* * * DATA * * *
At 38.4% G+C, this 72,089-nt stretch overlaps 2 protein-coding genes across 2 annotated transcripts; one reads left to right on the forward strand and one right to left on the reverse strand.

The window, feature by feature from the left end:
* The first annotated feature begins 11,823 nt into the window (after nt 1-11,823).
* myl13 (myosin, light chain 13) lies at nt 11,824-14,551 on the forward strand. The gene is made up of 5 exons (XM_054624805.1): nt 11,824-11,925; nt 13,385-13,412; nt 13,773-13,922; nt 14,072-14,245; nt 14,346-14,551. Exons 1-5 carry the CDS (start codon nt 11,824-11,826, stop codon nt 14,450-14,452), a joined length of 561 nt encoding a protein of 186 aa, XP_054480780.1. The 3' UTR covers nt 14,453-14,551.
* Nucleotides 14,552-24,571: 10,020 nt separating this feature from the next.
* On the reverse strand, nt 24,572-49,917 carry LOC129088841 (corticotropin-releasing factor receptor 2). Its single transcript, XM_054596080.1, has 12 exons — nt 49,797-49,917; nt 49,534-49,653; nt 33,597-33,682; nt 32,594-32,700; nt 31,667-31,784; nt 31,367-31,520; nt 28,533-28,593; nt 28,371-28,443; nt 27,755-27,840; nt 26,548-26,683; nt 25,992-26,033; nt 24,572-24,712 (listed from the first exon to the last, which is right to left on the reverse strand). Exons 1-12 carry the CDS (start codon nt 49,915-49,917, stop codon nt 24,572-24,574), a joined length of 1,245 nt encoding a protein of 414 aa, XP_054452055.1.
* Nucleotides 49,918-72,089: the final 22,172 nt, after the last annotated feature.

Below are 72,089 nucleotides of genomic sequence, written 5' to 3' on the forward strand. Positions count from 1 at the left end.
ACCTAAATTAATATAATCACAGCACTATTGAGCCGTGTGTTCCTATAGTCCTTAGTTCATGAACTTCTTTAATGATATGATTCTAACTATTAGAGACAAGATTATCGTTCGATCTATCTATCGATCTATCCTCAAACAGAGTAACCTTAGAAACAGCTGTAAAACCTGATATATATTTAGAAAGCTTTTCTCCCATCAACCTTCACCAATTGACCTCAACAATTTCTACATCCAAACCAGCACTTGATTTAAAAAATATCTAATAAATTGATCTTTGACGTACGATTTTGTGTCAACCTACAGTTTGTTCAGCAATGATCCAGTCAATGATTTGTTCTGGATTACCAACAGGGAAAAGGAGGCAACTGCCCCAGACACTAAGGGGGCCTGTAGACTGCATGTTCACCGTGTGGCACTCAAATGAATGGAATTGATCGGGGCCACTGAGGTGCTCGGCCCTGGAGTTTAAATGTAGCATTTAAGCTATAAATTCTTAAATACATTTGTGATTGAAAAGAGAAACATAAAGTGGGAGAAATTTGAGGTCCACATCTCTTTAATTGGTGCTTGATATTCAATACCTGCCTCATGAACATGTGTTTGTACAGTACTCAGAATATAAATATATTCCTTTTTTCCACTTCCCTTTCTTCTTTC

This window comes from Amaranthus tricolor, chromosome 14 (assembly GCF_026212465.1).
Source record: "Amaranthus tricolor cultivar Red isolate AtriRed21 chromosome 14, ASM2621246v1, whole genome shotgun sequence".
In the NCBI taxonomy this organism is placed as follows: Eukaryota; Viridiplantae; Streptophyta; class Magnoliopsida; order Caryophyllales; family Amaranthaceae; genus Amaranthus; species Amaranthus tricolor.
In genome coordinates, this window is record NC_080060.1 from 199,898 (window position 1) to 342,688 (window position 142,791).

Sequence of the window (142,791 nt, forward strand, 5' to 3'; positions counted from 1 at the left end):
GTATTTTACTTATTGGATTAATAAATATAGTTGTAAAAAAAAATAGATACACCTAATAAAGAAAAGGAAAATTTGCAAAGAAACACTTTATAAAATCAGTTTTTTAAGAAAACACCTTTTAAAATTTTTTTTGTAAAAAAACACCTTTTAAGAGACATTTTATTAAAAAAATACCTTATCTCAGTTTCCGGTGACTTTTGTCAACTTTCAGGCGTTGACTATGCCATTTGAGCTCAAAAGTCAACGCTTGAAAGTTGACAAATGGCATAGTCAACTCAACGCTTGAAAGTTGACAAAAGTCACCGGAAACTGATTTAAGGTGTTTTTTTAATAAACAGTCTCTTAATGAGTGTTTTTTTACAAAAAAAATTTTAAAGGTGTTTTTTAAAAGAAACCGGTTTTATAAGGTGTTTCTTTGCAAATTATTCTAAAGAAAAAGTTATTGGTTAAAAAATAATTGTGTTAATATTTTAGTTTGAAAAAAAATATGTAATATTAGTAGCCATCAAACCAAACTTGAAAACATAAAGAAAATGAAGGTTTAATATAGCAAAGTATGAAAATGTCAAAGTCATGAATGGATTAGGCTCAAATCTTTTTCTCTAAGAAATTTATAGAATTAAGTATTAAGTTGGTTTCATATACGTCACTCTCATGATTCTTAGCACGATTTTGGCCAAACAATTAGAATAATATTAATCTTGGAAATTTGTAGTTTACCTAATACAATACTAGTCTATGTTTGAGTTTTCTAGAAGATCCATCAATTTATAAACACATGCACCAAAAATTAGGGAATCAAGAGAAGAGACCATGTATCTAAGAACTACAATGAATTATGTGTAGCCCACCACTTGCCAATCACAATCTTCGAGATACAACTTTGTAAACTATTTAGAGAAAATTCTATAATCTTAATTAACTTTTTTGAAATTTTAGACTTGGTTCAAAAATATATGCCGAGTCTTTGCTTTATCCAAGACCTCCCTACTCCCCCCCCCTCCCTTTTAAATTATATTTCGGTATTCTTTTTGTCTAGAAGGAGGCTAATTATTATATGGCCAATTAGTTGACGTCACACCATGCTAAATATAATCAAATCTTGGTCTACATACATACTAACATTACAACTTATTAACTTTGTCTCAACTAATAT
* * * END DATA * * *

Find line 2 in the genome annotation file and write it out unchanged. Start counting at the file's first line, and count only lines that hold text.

The window, feature by feature from the left end: